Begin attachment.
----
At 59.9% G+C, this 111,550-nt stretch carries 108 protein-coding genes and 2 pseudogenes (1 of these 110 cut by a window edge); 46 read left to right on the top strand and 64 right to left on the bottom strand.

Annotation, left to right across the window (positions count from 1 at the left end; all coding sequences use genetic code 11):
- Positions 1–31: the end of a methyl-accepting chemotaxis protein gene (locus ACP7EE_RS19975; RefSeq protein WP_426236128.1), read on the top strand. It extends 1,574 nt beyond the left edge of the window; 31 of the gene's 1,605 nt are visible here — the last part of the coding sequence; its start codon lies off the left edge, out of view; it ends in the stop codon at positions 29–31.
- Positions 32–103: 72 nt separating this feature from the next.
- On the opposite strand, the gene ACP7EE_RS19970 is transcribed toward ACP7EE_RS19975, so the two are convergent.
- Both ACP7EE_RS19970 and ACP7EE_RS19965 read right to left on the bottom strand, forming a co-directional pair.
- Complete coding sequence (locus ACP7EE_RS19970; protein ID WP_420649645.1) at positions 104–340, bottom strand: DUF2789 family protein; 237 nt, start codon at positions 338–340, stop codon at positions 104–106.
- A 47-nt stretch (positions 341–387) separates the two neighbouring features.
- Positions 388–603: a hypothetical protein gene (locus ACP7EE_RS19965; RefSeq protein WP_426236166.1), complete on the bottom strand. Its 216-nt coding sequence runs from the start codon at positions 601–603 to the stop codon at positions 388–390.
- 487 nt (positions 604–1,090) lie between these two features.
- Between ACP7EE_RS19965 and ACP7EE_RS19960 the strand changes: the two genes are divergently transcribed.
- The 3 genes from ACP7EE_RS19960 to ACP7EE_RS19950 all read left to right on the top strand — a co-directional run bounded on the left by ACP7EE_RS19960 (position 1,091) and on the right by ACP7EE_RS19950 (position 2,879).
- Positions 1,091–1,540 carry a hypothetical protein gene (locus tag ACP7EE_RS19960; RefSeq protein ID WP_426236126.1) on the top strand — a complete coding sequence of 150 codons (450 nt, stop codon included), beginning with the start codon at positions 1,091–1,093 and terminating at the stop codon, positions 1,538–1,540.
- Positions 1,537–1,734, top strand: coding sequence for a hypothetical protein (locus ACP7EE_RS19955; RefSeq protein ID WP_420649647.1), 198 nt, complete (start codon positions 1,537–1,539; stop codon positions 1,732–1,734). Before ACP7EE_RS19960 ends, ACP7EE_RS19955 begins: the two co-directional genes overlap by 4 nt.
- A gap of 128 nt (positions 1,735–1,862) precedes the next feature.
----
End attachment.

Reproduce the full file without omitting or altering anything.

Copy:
At 59.9% G+C, this 111,550-nt stretch carries 108 protein-coding genes and 2 pseudogenes (1 of these 110 cut by a window edge); 46 read left to right on the top strand and 64 right to left on the bottom strand.

Annotation, left to right across the window (positions count from 1 at the left end; all coding sequences use genetic code 11):
- Positions 1–31: the end of a methyl-accepting chemotaxis protein gene (locus ACP7EE_RS19975; RefSeq protein WP_426236128.1), read on the top strand. It extends 1,574 nt beyond the left edge of the window; 31 of the gene's 1,605 nt are visible here — the last part of the coding sequence; its start codon lies off the left edge, out of view; it ends in the stop codon at positions 29–31.
- Positions 32–103: 72 nt separating this feature from the next.
- On the opposite strand, the gene ACP7EE_RS19970 is transcribed toward ACP7EE_RS19975, so the two are convergent.
- Both ACP7EE_RS19970 and ACP7EE_RS19965 read right to left on the bottom strand, forming a co-directional pair.
- Complete coding sequence (locus ACP7EE_RS19970; protein ID WP_420649645.1) at positions 104–340, bottom strand: DUF2789 family protein; 237 nt, start codon at positions 338–340, stop codon at positions 104–106.
- A 47-nt stretch (positions 341–387) separates the two neighbouring features.
- Positions 388–603: a hypothetical protein gene (locus ACP7EE_RS19965; RefSeq protein WP_426236166.1), complete on the bottom strand. Its 216-nt coding sequence runs from the start codon at positions 601–603 to the stop codon at positions 388–390.
- 487 nt (positions 604–1,090) lie between these two features.
- Between ACP7EE_RS19965 and ACP7EE_RS19960 the strand changes: the two genes are divergently transcribed.
- The 3 genes from ACP7EE_RS19960 to ACP7EE_RS19950 all read left to right on the top strand — a co-directional run bounded on the left by ACP7EE_RS19960 (position 1,091) and on the right by ACP7EE_RS19950 (position 2,879).
- Positions 1,091–1,540 carry a hypothetical protein gene (locus tag ACP7EE_RS19960; RefSeq protein ID WP_426236126.1) on the top strand — a complete coding sequence of 150 codons (450 nt, stop codon included), beginning with the start codon at positions 1,091–1,093 and terminating at the stop codon, positions 1,538–1,540.
- Positions 1,537–1,734, top strand: coding sequence for a hypothetical protein (locus ACP7EE_RS19955; RefSeq protein ID WP_420649647.1), 198 nt, complete (start codon positions 1,537–1,539; stop codon positions 1,732–1,734). Before ACP7EE_RS19960 ends, ACP7EE_RS19955 begins: the two co-directional genes overlap by 4 nt.
- A gap of 128 nt (positions 1,735–1,862) precedes the next feature.